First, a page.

COPA analysis was performed on 6 HCC gene expression datasets form the GEO database and the data were analyzed using Oncomine online tools (www.oncomine.org). Gene expression values are median-centered, setting each gene’s median expression value to zero. Second, the median absolute deviation (MAD) is calculated and normalized to 1 by dividing each gene expression value by its MAD. Of note, the median and MAD were used for transformation as opposed to mean and standard deviation so that outlier expression values do not unduly influence the distribution estimates, and are thus preserved after normalization. Third, the 75th, 90th, and 95th percentiles of the transformed expression values are tabulated for each gene, and then genes are rank-ordered by their percentile scores, providing a prioritized list of outlier profiles. Genes scoring in the top 1% of COPA scores at any of the 3 percentile cutoffs (75th, 90th, and 95th) were deemed outliers in their respective datasets. Meta-outliers were defined as genes deemed outliers in a significant fraction of datasets as assessed by the binomial distribution.
The cells were crosslinked and processed according to the Millipore (17-229) Chromatin Immunoprecipitation (ChIP) Assay Kit (Temecula, CA) protocol. Antibodies to H3K4me3 (Millipore 07-473), H3K9me3 (Millipore 05-1242), H3K27me3 (Millipore 07-449), acH3 (Abcam abl0812) and acH4 (Abcam abl5823) were used at 5 mg per immunoprecipitation for the speciﬁc immunoprecipitation of respective histone residues. Ten μL of sonicated, preimmunoprecipitated DNA from each sample were used as input controls. ChIP results were analyzed by real-time PCR as described previously . Final results of each sample were normalized to the inputs. Real-time PCR of GAPDH on the immunoprecipitated DNA fractions was performed as additional internal controls . The sequence of SLC12A1 promoter for CHIP was as follows: Primer1: sense-ACCCAACCCCACACCTACTG, antisense-CA CTCTGGGCTGGAACAGTG; Primer 2: sense-ACCC AACCCCACACCTACTG, antisense-TAGCACTCTG GGCTGGAACA.
Western blot and qPCR
Cells or liver tissues were harvested and lysed with M-PER Protein Extraction Reagent (Pierce, Rockford, IL), supplemented with a protease inhibitor cocktail (Calbiochem). Protein concentrations of the extracts were measured using BCA assay (Pierce) and equalized with the extraction reagent. Equal amounts of the extracts were subjected to SDS-PAGE, transferred onto nitrocellulose membranes, then blotted as described previously .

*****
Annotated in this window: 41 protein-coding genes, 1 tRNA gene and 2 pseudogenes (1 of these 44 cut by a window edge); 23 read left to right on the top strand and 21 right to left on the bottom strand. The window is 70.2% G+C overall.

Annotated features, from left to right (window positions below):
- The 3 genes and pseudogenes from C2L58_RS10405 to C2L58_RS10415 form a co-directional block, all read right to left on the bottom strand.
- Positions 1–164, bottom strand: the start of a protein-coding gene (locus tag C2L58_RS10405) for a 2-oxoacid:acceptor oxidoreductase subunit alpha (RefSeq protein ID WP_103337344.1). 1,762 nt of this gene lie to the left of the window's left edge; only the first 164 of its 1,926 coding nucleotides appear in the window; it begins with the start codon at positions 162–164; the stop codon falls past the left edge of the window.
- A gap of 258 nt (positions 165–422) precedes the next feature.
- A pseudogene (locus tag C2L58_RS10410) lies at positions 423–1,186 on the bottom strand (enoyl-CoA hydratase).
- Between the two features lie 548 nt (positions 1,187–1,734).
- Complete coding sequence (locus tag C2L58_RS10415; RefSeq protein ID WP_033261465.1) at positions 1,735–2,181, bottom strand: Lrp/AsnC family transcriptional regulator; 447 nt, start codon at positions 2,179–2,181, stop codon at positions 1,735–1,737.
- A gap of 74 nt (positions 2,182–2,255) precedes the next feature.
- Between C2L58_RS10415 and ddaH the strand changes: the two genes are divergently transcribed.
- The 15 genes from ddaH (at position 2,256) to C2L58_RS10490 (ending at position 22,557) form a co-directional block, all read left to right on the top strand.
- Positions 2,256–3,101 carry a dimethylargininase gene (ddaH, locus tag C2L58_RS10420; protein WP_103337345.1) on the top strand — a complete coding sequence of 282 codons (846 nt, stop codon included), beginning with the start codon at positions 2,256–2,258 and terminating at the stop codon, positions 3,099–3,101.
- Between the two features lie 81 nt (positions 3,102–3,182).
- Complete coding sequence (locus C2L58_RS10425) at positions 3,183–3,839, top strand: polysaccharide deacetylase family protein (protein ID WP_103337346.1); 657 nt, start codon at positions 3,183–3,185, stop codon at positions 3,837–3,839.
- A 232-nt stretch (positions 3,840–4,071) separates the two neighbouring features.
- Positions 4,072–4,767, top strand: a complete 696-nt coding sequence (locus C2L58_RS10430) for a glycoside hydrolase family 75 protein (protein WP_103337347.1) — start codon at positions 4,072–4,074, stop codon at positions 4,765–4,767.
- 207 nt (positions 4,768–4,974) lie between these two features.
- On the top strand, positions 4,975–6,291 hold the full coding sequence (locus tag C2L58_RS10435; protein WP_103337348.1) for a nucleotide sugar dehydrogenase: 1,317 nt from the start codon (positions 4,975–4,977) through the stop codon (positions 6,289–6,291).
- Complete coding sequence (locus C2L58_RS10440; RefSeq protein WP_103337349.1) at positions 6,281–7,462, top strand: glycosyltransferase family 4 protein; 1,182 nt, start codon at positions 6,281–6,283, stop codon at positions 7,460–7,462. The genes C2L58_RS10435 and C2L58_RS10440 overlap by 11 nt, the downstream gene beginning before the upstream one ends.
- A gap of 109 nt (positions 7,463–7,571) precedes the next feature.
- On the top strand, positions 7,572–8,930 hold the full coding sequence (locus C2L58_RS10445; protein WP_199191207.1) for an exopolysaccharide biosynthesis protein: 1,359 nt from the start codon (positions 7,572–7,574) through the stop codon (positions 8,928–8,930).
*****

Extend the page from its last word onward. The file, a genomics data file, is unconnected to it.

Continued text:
Total RNA was extracted, reverse transcribed, and amplified by qPCR, and related qPCR primers were obtained from PrimeBank (https://pga.mgh.harvard.edu/primerbank/).
Cell culture and SLC12A1 intervene
HEK293T cells were maintained in RPMI-1640 with 10% FBS. HCC cells were maintained in Dulbecco’s modified Eaglemedium (DMEM) with 10% FBS, 1 mM glutamine. As for siRNA transfection, cells were seeded into plates and incubated overnight, and then transfected with RNAs using Oligofectamine™ (Invitrogen CA, USA). The cells were culturedand collected at 0, 24 and 48 h after transfection. Non-targeting siRNA with the following sequence was applied as a control: sense: UUCUCCGAACGUGUCACGUTT, anti-sense: ACGUGACACGUUCGGAGAATT. Three siRNA of SLC12A1 with the following sequences were designed: si-1: sense-CGCGCAAACUGUGUGUUAATT, antisense-UUAACACACAGUUUGCGCGTT; si-2: sense -GCUGGCAAGUUGAACAUUATT, antisense-UAAUG UUCAACUUGCAGCTT; si-3: sense-GUCCAGAGGUUU CUUUAAUTT, antisense-AUUAAAGAAACCUCUGGA CTT.
Lentivirus packed with dCas9-VP64 and MS2-P65-HSF1(SAM) was purchased from Hanbio Biotechnology (Shanghai, China). Lentivirus packed with dCas9-KRAB was purchased from YSY Biotechnology (Nanjing, China). The sgRNA was designed online at GENSCRIPT (47]. Recombinant plasmids (10μg) were cotransfected into HEK293T with lentiviral packaging vectors pRSV-REV (5 μg), pMDLg/pRRE (10 μg) and vesicular stomatitis virus G glycoprotein (VSVG) expression vector pMD2G (7.5 μg). After three days, the post-transfection culture supernatant was concentrated by ultracentrifugation for 1 h at 30,000 rpm, then resuspended in Hank’s buffer. The titer was 5~107IU/mL.), and had the following the sequence: sgSLC12A1-1: CAACTT AAGTACCACATCAAC; sgSLC12A1-2: CCTCAGGGC TAATGACCTGG; sgSLC12A1-3: GGGGCTTACAG TACTATTCC. The sgRNA was synthesized at Genebioseq (Shanghai, China) and assembled into restriction BsmBI sites of lentiGuide-Puro(Addgene plasmid 52963, a gift from Feng Zhang) following Zhang et al.’s protocol [
The candidate cells were infected at 10 MOI of dCas9-VP64 or dCas9-KRAB and 5 MOI of each sgRNA in the presence of polybrene (6μg/mL), then cultured for further experiments.
Cell viability was detected by Cell Counting Kit-8 (CCK-8) (Dojindo Laboratories, Kumamoto, Japan). Brieﬂy, the cells transfected with control RNA and si-SLC12A1 were seeded into wells of 96-well plates. Afterward, 10 μl of CCK-8 solution were added to each well, and the 96-well plate was continuously incubated at 37°C for 1 h, then the OD value for each well was read at wavelength 450 nm to determine the cell viability on a microplate reader (Multiskan, Thermo, USA). The assay was repeated three times. The cell viability was calculated as follows: Cell viability (%) = [OD (experiment) − OD (blank)]/ [OD (control) − OD (blank)]*100.
Clonogenic growth assay
One thousand cells were seeded into each well of a 6-well plate in triplicates and incubated to allow for colony formation for 12 days. The colonies were stained with 0.2% crystal violet in 80% methanol overnight and de-stained after which they were scanned using a Tanon 6200 system.
Cell cycle analysis
The cell cycle was analyzed by flow cytometry. Briefly, 1×106 cells were harvested and washed in PBS, then fixed in 75% alcohol for 60 min at 4°C. After washing them in cold PBS three times, the cells were resuspended in 1 ml of PBS solution with 40 μg of PI and 100 μg of RNase A (Sigma) for 30 min at 37°C. Samples were then analyzed for DNA content by FACSCalibur.